Blockbuster—the store that wouldn’t change.
Many people have used Blockbuster as an illustration of a store that didn’t recognize the times and make appropriate changes. The organization refused to acknowledge Netflix or Redbox as a threat to its existence. After all, Blockbuster was the best known name in the business.
That’s only part of the story. Blockbuster actually did try to change. They launched Blockbuster Online and did away with annoying late fees that every customer hated. However, the company faltered when launching a new initiative online, and ending a very profitable late fee system created short-term profitability issues. Consequently, an internal struggle began that resulted in the departure of CEO John Antioco and the reversal of both new strategies, which sealed the long-term fate of Blockbuster.
Change is hard. People don’t like it. We don’t like it. I don’t like it. I like my routines, and I function best when keeping them.
Yet, I want to challenge us all to be open to change — not in our doctrine or our distinctives. We can’t change our message (the Gospel), but we can change our methods. Not every idea will be good. Some ideas will need further development. Implementing even the best ideas will be hard because change is hard.
Every year I see reports of colleges and universities going out of business, with Saint Joseph’s in Indiana being the latest. I hear of many more struggling to make ends meet, with hundreds of thousands or even millions of dollars in budget gaps. The Chronicle of Higher Education just released an article on 177 private colleges that fail the educations department’s financial responsibility test. Tuition discounting continues to skyrocket at institutions that have, out of necessity, abandoned a long-term look toward the future in order to fight for survival each and every year. When we talk with potential students, they compare our financial aid to that of struggling schools and wonder why we don’t offer more. Many college students accrue large amounts of debt, leading others to question whether the benefits outweigh the costs. Books are being written with titles like The End of College and Fail U. Add the competition from Massive Open Online Course (MOOC) options and other forms of free online delivery of information, and you can see that we face many challenges.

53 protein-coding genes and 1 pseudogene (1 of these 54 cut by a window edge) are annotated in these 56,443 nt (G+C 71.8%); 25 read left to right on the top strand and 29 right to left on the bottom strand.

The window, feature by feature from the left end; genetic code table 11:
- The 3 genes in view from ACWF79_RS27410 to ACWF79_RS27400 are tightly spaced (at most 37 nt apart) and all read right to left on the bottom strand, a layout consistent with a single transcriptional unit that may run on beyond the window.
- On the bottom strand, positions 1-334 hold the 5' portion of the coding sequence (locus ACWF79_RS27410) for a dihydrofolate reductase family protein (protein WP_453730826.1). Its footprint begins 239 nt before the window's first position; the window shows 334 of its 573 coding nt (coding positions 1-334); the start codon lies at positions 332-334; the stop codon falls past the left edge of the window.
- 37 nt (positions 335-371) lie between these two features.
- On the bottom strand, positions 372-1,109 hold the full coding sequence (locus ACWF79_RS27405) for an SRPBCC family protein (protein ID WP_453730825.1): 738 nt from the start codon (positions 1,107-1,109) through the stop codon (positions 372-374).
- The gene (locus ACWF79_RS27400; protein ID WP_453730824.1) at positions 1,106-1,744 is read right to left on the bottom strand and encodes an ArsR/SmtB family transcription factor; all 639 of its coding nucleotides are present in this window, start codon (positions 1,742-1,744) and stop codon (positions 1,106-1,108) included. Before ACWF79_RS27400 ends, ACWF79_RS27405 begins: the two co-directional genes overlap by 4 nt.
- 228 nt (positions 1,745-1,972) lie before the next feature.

As such, we cannot afford to preserve things the way we have always done them; we must look to find efficiency and ways to cut costs, without losing effectiveness across the University. We must decide that change now may be necessary and appropriate in order to keep our institution positioned where it needs to be moving forward into the future. For instance, we may decide that adding new programs, whether graduate or not, is a good idea. We may decide that ending a few struggling programs strengthens the institution overall. We will consider all options — flexible format graduate programs, certifications, continuing education, associate degrees, adult education, LLCs, College Now partnerships with homeschool networks or Christian schools, maximizing three-year degrees, and more — then we’ll do what makes sense.
Success requires that we change together. We must learn from Blockbuster in two ways. First, we must constantly look for ways to improve our University and solidify its strong position against future challenges. Second, as we discover things we can do better, additional revenue streams, new programs, new delivery methods, or new ways of operating, we cannot allow internal conflict to create an environment that deters exploring ways to improve. If we encourage keeping everything the way it has always been, then we repeat the mistakes of Blockbuster.
To be clear, Cedarville University has never been stronger financially. We forecast finishing yet another year in the black. Our program review system is robust. Our numbers for fall 2017 enrollment are stronger than in recent years and are on track to meet or exceed expectations. Our discount rate is lower than most. By God’s grace, we are positioned well. Yet, so was Blockbuster at one point in time. With many predicting that the education bubble will eventually burst, let us not rest with things as they have been. Let us position ourselves to thrive tomorrow by looking for ways to be better today.
Most importantly, let us be found good and faithful stewards as we stand for the Word of God and the Testimony of Jesus Christ.
In Christ Alone,
Dr. Thomas White
John Antioco, “How I Did it: Blockbuster’s Former CEO on Sparring with an Activist Shareholder,” Harvard Business Review, April 2011. https://hbr.org/2011/04/how-i-did-it-blockbusters-former-ceo-on-sparring-with-an-activist-shareholder
 Chis Quintana and Joshua Hatch, “177 Private Colleges Fail Education Dept.’s Financial-Responsibility Test.” March 8, 2017. http://www.chronicle.com/article/177-Private-Colleges-Fail/239436?cid=trend_au&elqTrackId=e7b5a79a45f545a3bd4d66641147aa45&elq=038fc48134ab40d589c5d1daeb66c7fa&elqaid=12893&elqat=1&elqCampaignId=5314